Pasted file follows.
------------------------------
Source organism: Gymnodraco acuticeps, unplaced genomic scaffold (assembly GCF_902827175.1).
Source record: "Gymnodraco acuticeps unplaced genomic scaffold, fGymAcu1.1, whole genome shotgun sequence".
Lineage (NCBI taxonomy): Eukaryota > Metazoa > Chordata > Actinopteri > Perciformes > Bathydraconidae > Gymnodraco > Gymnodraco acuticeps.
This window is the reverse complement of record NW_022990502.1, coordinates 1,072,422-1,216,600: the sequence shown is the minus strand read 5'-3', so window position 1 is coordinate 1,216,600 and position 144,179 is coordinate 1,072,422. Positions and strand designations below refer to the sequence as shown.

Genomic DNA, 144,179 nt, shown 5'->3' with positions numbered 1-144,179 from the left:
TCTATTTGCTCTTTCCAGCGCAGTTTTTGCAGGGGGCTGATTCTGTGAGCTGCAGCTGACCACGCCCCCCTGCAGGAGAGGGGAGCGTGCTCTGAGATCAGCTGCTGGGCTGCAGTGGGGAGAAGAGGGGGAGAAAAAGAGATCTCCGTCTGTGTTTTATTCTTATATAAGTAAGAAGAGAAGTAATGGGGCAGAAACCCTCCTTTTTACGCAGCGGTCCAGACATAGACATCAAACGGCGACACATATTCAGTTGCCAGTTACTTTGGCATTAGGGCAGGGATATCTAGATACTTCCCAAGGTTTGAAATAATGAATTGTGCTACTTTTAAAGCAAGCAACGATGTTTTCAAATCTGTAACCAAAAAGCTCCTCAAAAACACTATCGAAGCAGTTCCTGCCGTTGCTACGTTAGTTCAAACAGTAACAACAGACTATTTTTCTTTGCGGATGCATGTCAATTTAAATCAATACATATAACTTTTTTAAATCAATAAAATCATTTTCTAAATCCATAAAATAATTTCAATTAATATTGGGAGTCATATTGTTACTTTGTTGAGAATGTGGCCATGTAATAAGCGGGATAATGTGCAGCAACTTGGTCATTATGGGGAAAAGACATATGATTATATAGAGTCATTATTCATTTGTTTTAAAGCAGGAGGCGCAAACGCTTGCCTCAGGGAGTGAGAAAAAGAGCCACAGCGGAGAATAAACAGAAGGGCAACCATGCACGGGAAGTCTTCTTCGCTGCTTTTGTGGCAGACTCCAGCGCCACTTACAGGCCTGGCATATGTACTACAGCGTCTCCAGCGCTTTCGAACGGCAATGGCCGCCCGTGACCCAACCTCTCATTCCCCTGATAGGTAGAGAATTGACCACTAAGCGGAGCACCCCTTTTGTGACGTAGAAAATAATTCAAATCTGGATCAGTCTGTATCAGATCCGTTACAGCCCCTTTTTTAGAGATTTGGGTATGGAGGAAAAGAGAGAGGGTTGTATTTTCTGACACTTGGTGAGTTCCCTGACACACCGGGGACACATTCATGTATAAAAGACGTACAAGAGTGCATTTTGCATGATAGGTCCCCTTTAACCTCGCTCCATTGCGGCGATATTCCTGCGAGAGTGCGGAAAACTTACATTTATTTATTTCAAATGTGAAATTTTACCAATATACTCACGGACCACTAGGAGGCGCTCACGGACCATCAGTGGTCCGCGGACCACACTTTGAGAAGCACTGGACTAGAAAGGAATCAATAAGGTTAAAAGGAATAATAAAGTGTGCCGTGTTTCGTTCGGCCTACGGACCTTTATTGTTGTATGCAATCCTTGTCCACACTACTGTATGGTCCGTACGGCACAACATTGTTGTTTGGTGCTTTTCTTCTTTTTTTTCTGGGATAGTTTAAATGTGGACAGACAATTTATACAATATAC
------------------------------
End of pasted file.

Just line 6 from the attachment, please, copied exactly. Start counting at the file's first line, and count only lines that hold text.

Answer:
TCTATTTGCTCTTTCCAGCGCAGTTTTTGCAGGGGGCTGATTCTGTGAGCTGCAGCTGACCACGCCCCCCTGCAGGAGAGGGGAGCGTGCTCTGAGATCAGCTGCTGGGCTGCAGTGGGGAGAAGAGGGGGAGAAAAAGAGATCTCCGTCTGTGTTTTATTCTTATATAAGTAAGAAGAGAAGTAATGGGGCAGAAACCCTCCTTTTTACGCAGCGGTCCAGACATAGACATCAAACGGCGACACATATTCAGTTGCCAGTTACTTTGGCATTAGGGCAGGGATATCTAGATACTTCCCAAGGTTTGAAATAATGAATTGTGCTACTTTTAAAGCAAGCAACGATGTTTTCAAATCTGTAACCAAAAAGCTCCTCAAAAACACTATCGAAGCAGTTCCTGCCGTTGCTACGTTAGTTCAAACAGTAACAACAGACTATTTTTCTTTGCGGATGCATGTCAATTTAAATCAATACATATAACTTTTTTAAATCAATAAAATCATTTTCTAAATCCATAAAATAATTTCAATTAATATTGGGAGTCATATTGTTACTTTGTTGAGAATGTGGCCATGTAATAAGCGGGATAATGTGCAGCAACTTGGTCATTATGGGGAAAAGACATATGATTATATAGAGTCATTATTCATTTGTTTTAAAGCAGGAGGCGCAAACGCTTGCCTCAGGGAGTGAGAAAAAGAGCCACAGCGGAGAATAAACAGAAGGGCAACCATGCACGGGAAGTCTTCTTCGCTGCTTTTGTGGCAGACTCCAGCGCCACTTACAGGCCTGGCATATGTACTACAGCGTCTCCAGCGCTTTCGAACGGCAATGGCCGCCCGTGACCCAACCTCTCATTCCCCTGATAGGTAGAGAATTGACCACTAAGCGGAGCACCCCTTTTGTGACGTAGAAAATAATTCAAATCTGGATCAGTCTGTATCAGATCCGTTACAGCCCCTTTTTTAGAGATTTGGGTATGGAGGAAAAGAGAGAGGGTTGTATTTTCTGACACTTGGTGAGTTCCCTGACACACCGGGGACACATTCATGTATAAAAGACGTACAAGAGTGCATTTTGCATGATAGGTCCCCTTTAACCTCGCTCCATTGCGGCGATATTCCTGCGAGAGTGCGGAAAACTTACATTTATTTATTTCAAATGTGAAATTTTACCAATATACTCACGGACCACTAGGAGGCGCTCACGGACCATCAGTGGTCCGCGGACCACACTTTGAGAAGCACTGGACTAGAAAGGAATCAATAAGGTTAAAAGGAATAATAAAGTGTGCCGTGTTTCGTTCGGCCTACGGACCTTTATTGTTGTATGCAATCCTTGTCCACACTACTGTATGGTCCGTACGGCACAACATTGTTGTTTGGTGCTTTTCTTCTTTTTTTTCTGGGATAGTTTAAATGTGGACAGACAATTTATACAATATAC